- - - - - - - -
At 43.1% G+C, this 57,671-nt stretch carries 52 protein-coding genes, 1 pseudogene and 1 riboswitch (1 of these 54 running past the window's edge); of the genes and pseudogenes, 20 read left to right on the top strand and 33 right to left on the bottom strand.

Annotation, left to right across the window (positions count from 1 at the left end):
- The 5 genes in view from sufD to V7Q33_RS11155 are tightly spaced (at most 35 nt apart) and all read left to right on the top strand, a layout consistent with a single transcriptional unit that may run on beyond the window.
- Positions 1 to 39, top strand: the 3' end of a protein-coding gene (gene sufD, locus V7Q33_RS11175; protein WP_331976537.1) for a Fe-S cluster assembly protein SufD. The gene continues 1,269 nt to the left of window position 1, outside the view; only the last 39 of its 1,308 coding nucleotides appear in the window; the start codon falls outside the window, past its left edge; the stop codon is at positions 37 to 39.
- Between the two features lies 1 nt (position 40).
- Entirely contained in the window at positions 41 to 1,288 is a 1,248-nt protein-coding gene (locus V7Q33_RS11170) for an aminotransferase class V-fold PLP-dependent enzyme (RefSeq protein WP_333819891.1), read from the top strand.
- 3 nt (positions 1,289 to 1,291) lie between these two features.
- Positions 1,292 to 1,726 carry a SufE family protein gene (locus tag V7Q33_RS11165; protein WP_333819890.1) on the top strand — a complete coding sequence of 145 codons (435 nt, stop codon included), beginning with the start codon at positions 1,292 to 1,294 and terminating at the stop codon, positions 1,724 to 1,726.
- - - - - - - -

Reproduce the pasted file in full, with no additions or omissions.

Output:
At 43.1% G+C, this 57,671-nt stretch carries 52 protein-coding genes, 1 pseudogene and 1 riboswitch (1 of these 54 running past the window's edge); of the genes and pseudogenes, 20 read left to right on the top strand and 33 right to left on the bottom strand.

Annotation, left to right across the window (positions count from 1 at the left end):
- The 5 genes in view from sufD to V7Q33_RS11155 are tightly spaced (at most 35 nt apart) and all read left to right on the top strand, a layout consistent with a single transcriptional unit that may run on beyond the window.
- Positions 1 to 39, top strand: the 3' end of a protein-coding gene (gene sufD, locus V7Q33_RS11175; protein WP_331976537.1) for a Fe-S cluster assembly protein SufD. The gene continues 1,269 nt to the left of window position 1, outside the view; only the last 39 of its 1,308 coding nucleotides appear in the window; the start codon falls outside the window, past its left edge; the stop codon is at positions 37 to 39.
- Between the two features lies 1 nt (position 40).
- Entirely contained in the window at positions 41 to 1,288 is a 1,248-nt protein-coding gene (locus V7Q33_RS11170) for an aminotransferase class V-fold PLP-dependent enzyme (RefSeq protein WP_333819891.1), read from the top strand.
- 3 nt (positions 1,289 to 1,291) lie between these two features.
- Positions 1,292 to 1,726 carry a SufE family protein gene (locus tag V7Q33_RS11165; protein WP_333819890.1) on the top strand — a complete coding sequence of 145 codons (435 nt, stop codon included), beginning with the start codon at positions 1,292 to 1,294 and terminating at the stop codon, positions 1,724 to 1,726.